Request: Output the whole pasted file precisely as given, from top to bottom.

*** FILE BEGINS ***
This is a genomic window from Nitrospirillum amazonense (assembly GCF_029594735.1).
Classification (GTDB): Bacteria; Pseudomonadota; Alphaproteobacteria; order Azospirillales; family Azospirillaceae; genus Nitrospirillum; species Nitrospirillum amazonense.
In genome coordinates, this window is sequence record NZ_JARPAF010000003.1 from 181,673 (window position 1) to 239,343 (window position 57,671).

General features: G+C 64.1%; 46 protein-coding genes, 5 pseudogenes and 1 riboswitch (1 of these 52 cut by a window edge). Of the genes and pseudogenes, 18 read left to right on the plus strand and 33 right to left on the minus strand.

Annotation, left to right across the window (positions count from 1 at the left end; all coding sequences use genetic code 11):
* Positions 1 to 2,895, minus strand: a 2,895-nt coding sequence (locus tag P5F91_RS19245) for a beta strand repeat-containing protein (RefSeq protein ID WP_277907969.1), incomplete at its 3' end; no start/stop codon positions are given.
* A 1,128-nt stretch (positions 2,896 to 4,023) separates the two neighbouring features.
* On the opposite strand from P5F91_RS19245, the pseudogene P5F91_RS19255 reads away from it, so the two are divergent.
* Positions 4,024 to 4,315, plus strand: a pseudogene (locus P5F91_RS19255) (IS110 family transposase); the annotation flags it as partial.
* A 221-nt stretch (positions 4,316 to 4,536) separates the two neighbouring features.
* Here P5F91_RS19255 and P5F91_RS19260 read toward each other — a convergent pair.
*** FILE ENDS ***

This is a genomic window from Nitrospirillum amazonense (assembly GCF_029594735.1).
Classification (GTDB): Bacteria; Pseudomonadota; Alphaproteobacteria; order Azospirillales; family Azospirillaceae; genus Nitrospirillum; species Nitrospirillum amazonense.
In genome coordinates, this window is sequence record NZ_JARPAF010000003.1 from 181,673 (window position 1) to 239,343 (window position 57,671).

General features: G+C 64.1%; 46 protein-coding genes, 5 pseudogenes and 1 riboswitch (1 of these 52 cut by a window edge). Of the genes and pseudogenes, 18 read left to right on the plus strand and 33 right to left on the minus strand.

Annotation, left to right across the window (positions count from 1 at the left end; all coding sequences use genetic code 11):
* Positions 1 to 2,895, minus strand: a 2,895-nt coding sequence (locus tag P5F91_RS19245) for a beta strand repeat-containing protein (RefSeq protein ID WP_277907969.1), incomplete at its 3' end; no start/stop codon positions are given.
* A 1,128-nt stretch (positions 2,896 to 4,023) separates the two neighbouring features.
* On the opposite strand from P5F91_RS19245, the pseudogene P5F91_RS19255 reads away from it, so the two are divergent.
* Positions 4,024 to 4,315, plus strand: a pseudogene (locus P5F91_RS19255) (IS110 family transposase); the annotation flags it as partial.
* A 221-nt stretch (positions 4,316 to 4,536) separates the two neighbouring features.
* Here P5F91_RS19255 and P5F91_RS19260 read toward each other — a convergent pair.